The Rose Cottage on Grand Manan was surrounded by beautiful pink roses, hence its name. It was said to be the most popular place on Grand Manan in its day. The building, an antique white three-story, with a wrap-around verandah was located directly across from the North Head Baptist Church.
Before it was a hotel, Calvin and May Scovil (later he re-married a lady named Alice) lived in the main house with plenty of room to spare. According to a former employee, the idea of turning their home into a hotel was born during the late 1920’s, after a wandering tourist asked Mrs. Scovil about the accommodations available on the Island.
Over the next couple of years, the annex and eight or nine guest cottages were added to the main house and the establishment was finally opened to the public.
The dining room, shared bathrooms and several guest rooms were located in the main building. Each of the cottages were furnished with a bed, closet, chamber pot and wash basin. The price for a one-week stay at the Rose Cottage, room and meals included, was $15.00 per guest.
The hotel prices of the early 1900’s may seem like a real bargain compare to today, but the transportation situation was an entirely different story. The Iron Duke (Grand Manan II) sailed to St. Andrews on Monday, Saint John on Tuesday and St. Stephen on Thursday.
Visitors counted on Gilmore’s Taxi, the only service on the island at the time as the Gilmores were one for the first few families to own a car. Luckily, this service was located just across the road from the Rose Cottage.
During this time, people walked where they were going and it was not common to leave their village. The roads were bumpy and not ideal for driving, but the taxi picked up people at the boat and took them to scenic places like Dark Harbour or Southern Head. The kitchen staff of Rose Cottage packed lunches for both the guests and the taxi driver for day trips down the island.
The guests of Rose cottage didn’t have much to complain about; they were able to relax in a quaint hotel, situated on an island with a million dollar view around every corner, and a sand beach right next door. Aside for the scenery, the guests also found good fortune in the kitchen. Jesse (Hatt) Parker was the cook at Rose Cottage and she had access to the freshest milk, vegetables, and meat available. Mr. Scovil was a hard working man who tended to his own vegetable gardens, and to his cows that he used for milk, butter and cream. He also had a share in a sardine weir which provided fresh fish. Guests were fed as soon as they arrived at the Inn, and if the boat was late, the staff had to stay until all the guests were fed. Breakfast was always served early, before the ferry left the wharf, a big dinner was served around noon, and a light lunch was served at 5 o’clock. There was always baked beans and steamed brown bread served on Saturday, and home-made ice cream for dessert Sunday.
The cook was certainly kept busy trying to feed all the guests by herself, but the waitress and chambermaids had just as much work to do. Many of the staff slept in the main house due to a lack of transportation. The waitresses had to serve people in two dining rooms together holding around 20-25 large tables. Aside from waiting tables they sometimes had to help in the kitchen..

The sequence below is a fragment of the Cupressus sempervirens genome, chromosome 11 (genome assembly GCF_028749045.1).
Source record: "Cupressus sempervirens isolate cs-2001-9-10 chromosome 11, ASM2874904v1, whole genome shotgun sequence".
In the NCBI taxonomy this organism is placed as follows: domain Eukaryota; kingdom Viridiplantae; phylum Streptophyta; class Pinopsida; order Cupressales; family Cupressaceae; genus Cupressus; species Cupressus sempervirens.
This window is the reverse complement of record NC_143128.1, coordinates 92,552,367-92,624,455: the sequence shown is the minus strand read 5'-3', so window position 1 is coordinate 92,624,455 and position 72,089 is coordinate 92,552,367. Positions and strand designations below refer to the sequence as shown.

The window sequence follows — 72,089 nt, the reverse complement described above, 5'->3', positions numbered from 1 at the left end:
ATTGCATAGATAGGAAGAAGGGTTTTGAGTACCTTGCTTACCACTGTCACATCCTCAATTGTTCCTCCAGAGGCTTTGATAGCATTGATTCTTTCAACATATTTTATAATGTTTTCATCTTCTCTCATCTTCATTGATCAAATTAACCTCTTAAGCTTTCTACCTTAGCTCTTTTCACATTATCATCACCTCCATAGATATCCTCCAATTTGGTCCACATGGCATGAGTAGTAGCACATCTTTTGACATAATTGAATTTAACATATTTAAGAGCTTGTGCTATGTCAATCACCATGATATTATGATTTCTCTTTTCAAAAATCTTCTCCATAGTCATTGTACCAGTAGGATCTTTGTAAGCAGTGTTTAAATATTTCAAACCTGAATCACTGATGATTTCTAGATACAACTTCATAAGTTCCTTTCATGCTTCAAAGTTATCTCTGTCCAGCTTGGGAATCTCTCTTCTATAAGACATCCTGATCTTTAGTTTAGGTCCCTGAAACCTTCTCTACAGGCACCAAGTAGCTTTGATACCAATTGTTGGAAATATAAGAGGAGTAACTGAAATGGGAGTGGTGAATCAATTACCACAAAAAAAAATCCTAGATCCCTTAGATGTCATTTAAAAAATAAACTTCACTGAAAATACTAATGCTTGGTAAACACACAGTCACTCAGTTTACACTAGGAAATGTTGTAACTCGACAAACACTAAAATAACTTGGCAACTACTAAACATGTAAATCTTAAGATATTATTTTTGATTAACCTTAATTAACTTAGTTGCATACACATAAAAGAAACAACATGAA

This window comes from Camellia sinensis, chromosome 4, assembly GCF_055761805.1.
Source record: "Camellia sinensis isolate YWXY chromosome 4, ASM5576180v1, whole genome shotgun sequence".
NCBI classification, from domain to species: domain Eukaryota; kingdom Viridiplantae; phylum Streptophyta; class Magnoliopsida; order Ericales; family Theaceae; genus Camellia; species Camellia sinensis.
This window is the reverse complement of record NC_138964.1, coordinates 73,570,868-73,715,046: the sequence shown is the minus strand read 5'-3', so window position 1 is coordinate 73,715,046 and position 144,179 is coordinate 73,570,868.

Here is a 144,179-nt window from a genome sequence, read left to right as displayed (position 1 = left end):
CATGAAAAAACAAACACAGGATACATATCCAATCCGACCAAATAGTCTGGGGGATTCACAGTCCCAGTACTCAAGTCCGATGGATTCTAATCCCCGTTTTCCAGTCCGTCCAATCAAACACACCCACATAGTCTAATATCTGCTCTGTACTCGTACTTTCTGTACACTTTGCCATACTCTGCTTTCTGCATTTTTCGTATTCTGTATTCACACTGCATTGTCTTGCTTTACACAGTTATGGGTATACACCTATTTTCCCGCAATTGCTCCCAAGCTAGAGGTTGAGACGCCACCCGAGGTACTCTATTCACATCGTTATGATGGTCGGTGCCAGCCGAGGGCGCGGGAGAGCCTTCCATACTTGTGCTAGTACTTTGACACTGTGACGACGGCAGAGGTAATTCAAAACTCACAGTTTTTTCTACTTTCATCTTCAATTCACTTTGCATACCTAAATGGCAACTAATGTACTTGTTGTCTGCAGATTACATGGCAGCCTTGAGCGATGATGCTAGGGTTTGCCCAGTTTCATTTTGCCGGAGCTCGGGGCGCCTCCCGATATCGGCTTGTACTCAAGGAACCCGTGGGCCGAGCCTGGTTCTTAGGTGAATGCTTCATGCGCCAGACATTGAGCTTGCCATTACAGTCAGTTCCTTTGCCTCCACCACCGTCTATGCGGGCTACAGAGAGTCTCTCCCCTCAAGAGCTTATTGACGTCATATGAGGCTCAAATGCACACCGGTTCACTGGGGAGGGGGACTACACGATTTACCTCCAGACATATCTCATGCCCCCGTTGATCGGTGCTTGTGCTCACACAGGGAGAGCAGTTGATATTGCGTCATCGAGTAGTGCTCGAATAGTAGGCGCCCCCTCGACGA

The boys who worked at the Rose Cottage had very different jobs from the girls: carrying the guests luggage, mowing the lawn, and trimming the bushes. Other jobs included milking the cows and separating the cream from the milk.
The guests who stayed at the Rose Cottage were very diverse, some were salesmen, artists, bird watchers, doctors and biologists. People from all over the world including Montreal, Boston, New York, Maine, Pennsylvania and even Italy and England stayed at the Cottage. The Inn register containing the signature of the guests can be seen at the Grand Manan Museum. The guests enjoyed hiking, going to the beach, playing crokinole or croquet, artists painting beautiful pictures, and the businessmen listening to the news reports on the radio. It may even be possible that some of the guests were so important or famous, that they signed in under false identities. Words like snobbish, pleasant, famous, good tippers were used to describe the guests.
Around the 1950’s the famed Rose Cottage was beginning to end. Mr. Scovil had passed away and his wife simply couldn’t run the place on her own. In 1959 Mr. Losier was given the property for tearing down the Inn, except for the guest cottages in the backyard. A few still exist scattered around the island.
The Rose Cottage existed during a time when people knew the value of a dollar and were more interested in the sunset than the internet. It wasn’t hard to understand why the Rose Cottage was such a great place to stay, and it has remained such a significant memory for the hard working staff, and many loyal guests who enjoyed the simplicity, beauty and serenity of the Rose cottage.
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